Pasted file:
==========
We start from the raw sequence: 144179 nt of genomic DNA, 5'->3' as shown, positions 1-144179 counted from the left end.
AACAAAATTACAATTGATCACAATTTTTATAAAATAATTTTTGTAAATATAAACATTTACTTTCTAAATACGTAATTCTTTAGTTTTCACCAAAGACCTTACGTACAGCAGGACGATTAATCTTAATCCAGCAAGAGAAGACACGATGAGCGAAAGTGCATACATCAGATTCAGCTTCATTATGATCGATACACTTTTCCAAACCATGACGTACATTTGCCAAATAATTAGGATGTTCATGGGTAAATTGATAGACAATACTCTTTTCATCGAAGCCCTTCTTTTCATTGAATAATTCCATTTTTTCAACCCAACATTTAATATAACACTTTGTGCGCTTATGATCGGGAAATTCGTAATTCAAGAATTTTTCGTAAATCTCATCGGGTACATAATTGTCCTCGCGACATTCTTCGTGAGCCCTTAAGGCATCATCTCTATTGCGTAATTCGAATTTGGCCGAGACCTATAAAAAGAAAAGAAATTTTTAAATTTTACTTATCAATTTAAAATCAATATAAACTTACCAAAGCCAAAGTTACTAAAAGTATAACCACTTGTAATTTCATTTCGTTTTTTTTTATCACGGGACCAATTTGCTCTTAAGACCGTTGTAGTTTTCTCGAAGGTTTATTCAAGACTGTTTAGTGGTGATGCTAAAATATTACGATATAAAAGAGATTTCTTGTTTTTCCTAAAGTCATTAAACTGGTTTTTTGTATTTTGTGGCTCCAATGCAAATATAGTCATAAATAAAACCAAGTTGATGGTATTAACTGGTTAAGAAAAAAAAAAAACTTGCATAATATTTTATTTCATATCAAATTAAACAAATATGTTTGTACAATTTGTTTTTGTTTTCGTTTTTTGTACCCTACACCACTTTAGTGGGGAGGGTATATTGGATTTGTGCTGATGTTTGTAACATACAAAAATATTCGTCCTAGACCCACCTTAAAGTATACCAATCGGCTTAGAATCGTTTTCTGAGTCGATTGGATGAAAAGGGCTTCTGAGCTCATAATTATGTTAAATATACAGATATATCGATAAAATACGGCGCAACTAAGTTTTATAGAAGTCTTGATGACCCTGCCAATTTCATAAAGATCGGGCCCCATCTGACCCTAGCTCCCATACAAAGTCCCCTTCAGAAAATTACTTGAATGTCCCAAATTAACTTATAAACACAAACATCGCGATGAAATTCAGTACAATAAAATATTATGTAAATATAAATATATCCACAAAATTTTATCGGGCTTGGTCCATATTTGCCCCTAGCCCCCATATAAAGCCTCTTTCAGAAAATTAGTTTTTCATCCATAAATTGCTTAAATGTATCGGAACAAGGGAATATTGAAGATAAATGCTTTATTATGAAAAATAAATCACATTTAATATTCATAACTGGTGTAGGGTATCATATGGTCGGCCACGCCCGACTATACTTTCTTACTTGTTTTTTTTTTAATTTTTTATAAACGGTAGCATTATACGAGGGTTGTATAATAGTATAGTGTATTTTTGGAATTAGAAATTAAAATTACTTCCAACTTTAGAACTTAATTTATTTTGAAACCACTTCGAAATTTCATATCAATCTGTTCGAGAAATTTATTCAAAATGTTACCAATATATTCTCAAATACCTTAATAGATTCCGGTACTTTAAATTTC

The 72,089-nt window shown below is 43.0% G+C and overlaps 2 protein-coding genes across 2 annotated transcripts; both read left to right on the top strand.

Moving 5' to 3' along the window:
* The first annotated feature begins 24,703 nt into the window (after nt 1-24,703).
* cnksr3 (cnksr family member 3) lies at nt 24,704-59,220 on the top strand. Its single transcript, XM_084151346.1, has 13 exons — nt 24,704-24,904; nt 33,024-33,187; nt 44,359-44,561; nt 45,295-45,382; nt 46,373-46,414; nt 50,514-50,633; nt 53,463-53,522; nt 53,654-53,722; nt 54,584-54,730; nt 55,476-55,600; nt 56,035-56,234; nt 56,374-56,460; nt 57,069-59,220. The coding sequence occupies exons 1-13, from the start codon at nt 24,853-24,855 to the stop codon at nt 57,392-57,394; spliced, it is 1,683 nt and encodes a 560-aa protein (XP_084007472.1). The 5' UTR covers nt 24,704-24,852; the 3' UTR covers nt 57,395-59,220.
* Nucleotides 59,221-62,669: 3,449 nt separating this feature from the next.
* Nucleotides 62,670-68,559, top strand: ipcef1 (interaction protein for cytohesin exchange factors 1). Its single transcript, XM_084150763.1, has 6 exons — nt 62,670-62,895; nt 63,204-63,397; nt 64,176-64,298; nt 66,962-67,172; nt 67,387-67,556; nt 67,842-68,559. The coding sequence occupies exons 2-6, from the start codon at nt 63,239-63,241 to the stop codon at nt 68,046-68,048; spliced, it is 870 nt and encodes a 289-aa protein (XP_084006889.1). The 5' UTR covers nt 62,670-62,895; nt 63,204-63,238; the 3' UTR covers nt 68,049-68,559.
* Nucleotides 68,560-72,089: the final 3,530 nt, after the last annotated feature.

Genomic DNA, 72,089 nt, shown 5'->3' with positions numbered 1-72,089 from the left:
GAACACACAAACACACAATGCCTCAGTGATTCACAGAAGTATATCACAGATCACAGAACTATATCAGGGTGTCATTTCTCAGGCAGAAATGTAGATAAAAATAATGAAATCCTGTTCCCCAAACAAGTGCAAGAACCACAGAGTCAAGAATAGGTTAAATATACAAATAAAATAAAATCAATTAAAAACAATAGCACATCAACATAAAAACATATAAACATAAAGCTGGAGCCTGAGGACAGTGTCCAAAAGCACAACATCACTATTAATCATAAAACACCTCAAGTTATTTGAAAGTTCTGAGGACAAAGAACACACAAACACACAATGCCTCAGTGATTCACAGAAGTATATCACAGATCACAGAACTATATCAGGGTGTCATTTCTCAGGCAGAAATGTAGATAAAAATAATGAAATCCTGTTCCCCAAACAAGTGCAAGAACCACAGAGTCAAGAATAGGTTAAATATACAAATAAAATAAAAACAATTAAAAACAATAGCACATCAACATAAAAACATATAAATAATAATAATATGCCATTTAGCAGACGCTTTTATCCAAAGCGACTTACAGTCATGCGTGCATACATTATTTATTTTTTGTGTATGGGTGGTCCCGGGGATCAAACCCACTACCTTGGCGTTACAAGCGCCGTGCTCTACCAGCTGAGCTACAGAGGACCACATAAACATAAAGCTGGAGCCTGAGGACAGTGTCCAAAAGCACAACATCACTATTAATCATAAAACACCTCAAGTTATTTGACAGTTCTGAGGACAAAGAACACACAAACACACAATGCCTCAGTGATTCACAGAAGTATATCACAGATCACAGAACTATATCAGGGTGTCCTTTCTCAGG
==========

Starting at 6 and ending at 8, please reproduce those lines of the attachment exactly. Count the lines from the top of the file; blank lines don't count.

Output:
* cnksr3 (cnksr family member 3) lies at nt 24,704-59,220 on the top strand. Its single transcript, XM_084151346.1, has 13 exons — nt 24,704-24,904; nt 33,024-33,187; nt 44,359-44,561; nt 45,295-45,382; nt 46,373-46,414; nt 50,514-50,633; nt 53,463-53,522; nt 53,654-53,722; nt 54,584-54,730; nt 55,476-55,600; nt 56,035-56,234; nt 56,374-56,460; nt 57,069-59,220. The coding sequence occupies exons 1-13, from the start codon at nt 24,853-24,855 to the stop codon at nt 57,392-57,394; spliced, it is 1,683 nt and encodes a 560-aa protein (XP_084007472.1). The 5' UTR covers nt 24,704-24,852; the 3' UTR covers nt 57,395-59,220.
* Nucleotides 59,221-62,669: 3,449 nt separating this feature from the next.
* Nucleotides 62,670-68,559, top strand: ipcef1 (interaction protein for cytohesin exchange factors 1). Its single transcript, XM_084150763.1, has 6 exons — nt 62,670-62,895; nt 63,204-63,397; nt 64,176-64,298; nt 66,962-67,172; nt 67,387-67,556; nt 67,842-68,559. The coding sequence occupies exons 2-6, from the start codon at nt 63,239-63,241 to the stop codon at nt 68,046-68,048; spliced, it is 870 nt and encodes a 289-aa protein (XP_084006889.1). The 5' UTR covers nt 62,670-62,895; nt 63,204-63,238; the 3' UTR covers nt 68,049-68,559.